U.S. News and World Report recently reported on “the subtle yet revolutionary changes in the way Americans receive their healthcare,” changes that have implications for integration of complementary and alternative medical therapies into hospitals and mainstream health care.”

Examples include: patients seeing “a nurse practitioner and not the primary-care physician listed on your health insurance card;” or the pharmacist for immunizations. “Or maybe you’re one of the millions of patients directly spurring these changes, deliberately asking for these providers because you’re fed up with your doctor, had to wait too long to see him, or simply couldn’t afford it.”
The article notes: “Nonphysician clinicians–nurse practitioners, nurse anesthetists, dentists, optometrists, chiropractors, and others–have become prominent health providers. Often working alongside doctors, well-trained, nonphysician clinicians provide frontline medical care to patients increasingly needing preventive care or monitoring for diabetes, congestive heart failure, and other chronic diseases.”
The above list includes allied health providers such as nurses, and CAM providers such as chiropractors. These “new faces of American medicine” are more diverse than the old. But beyond expanded patient choices is a “larger medical turf war…. The battles take place away from patients and are fought before state legislatures, the courts, and other venues as non-M.D. professions try to broaden their responsibilities even further.”
The recent battle over Florida’s proposed chiropractic college reifies the notion of a ‘turf war’ and shows how broad the battleground can be.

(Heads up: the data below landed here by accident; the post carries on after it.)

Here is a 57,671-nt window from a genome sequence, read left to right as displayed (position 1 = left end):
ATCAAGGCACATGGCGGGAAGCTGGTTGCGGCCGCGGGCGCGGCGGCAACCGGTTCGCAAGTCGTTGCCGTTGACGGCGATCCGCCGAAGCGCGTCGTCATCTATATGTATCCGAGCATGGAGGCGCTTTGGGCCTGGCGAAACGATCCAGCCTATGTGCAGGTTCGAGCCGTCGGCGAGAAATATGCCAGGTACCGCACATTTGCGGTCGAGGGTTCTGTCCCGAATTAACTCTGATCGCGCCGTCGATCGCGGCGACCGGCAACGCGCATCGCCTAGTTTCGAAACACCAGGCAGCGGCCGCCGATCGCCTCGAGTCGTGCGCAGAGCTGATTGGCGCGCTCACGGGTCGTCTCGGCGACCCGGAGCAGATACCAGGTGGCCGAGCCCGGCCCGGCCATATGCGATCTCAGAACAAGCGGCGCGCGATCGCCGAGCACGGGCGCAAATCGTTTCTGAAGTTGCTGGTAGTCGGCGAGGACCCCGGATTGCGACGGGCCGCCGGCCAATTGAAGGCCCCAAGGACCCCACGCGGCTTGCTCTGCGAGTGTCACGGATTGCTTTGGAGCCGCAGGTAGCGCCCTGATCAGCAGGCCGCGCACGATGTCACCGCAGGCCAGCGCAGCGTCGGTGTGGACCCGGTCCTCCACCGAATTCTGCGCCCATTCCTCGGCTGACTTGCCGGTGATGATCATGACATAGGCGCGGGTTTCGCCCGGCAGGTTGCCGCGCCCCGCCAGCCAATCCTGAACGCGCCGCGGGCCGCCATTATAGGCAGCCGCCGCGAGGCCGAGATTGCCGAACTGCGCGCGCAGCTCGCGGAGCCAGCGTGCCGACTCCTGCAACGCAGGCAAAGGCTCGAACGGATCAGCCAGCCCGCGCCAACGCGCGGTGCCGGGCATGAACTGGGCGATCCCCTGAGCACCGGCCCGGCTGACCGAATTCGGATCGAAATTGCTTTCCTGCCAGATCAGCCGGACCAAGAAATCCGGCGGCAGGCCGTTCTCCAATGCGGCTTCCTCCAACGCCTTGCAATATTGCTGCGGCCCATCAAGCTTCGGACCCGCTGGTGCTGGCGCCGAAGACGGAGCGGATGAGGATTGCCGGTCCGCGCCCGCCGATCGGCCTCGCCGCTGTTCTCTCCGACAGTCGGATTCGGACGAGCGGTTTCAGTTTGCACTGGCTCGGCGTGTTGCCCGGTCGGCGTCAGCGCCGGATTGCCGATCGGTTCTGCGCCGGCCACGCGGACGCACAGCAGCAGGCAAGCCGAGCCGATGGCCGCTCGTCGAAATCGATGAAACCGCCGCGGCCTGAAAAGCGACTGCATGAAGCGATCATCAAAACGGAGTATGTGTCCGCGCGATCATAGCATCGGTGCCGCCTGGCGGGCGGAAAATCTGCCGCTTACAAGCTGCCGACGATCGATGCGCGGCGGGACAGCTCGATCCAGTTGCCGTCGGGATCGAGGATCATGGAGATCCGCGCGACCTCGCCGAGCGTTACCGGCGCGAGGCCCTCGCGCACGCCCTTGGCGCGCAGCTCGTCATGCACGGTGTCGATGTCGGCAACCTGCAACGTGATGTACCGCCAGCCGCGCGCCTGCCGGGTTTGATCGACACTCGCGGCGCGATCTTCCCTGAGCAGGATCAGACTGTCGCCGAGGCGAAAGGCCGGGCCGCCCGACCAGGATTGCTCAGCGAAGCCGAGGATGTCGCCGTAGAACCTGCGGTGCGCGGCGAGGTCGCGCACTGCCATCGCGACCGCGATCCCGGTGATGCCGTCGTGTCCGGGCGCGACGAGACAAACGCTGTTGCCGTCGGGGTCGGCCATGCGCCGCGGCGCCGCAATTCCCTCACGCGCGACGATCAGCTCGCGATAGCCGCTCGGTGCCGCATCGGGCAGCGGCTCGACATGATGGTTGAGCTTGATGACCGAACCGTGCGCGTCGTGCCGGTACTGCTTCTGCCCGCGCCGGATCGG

“Oklahoma recently allowed optometrists to do limited surgery, podiatrists in California can perform partial foot amputations, and Idaho last year removed requirements of physician supervision over nurse practitioners and certified nurse midwives, giving them more freedom to practice. Nurse anesthetists in New Jersey have been lobbying for the same type of autonomy. And right now, psychologists in Tennessee are fighting for the right to write prescriptions–a battle the non-M.D.’s have already won in New Mexico and Louisiana.”
The article observes that the “primary weapons” of allied health providers seeking expanded legal authority “are the issues of access and patient safety.” These are the same arguments made for licensing and expanded scope of practice of many CAM providers–and they align as well with ethical arguments for greater patient autonomy.
Many skirmishes catalogued in the article include: presciption authority (psychologists vs. medical doctors); the right to do surgery (oral surgeons/dentists doing cosmetic surgery vs. plastic surgeons who are MDs); and anesthesia (nurse anesthetists vs. anesthesiologists). The piece concludes: “Market forces–in other words, money or the lack of it–are going to continue to draw primary-care physicians away from patients and draw allied health professionals in to take their places.” Given the data concerning patient visits to CAM providers, CAM should be considered a part of this market shift.
Reference: Gearon CJ. Medicine’s Turf Wars: Specialists without M.D.’s are pushing for more medical power. Are they ready–and are you? US News and World Report. January 31, 2005 http://www.usnews.com/usnews/issue/050131/health/31turf.htm.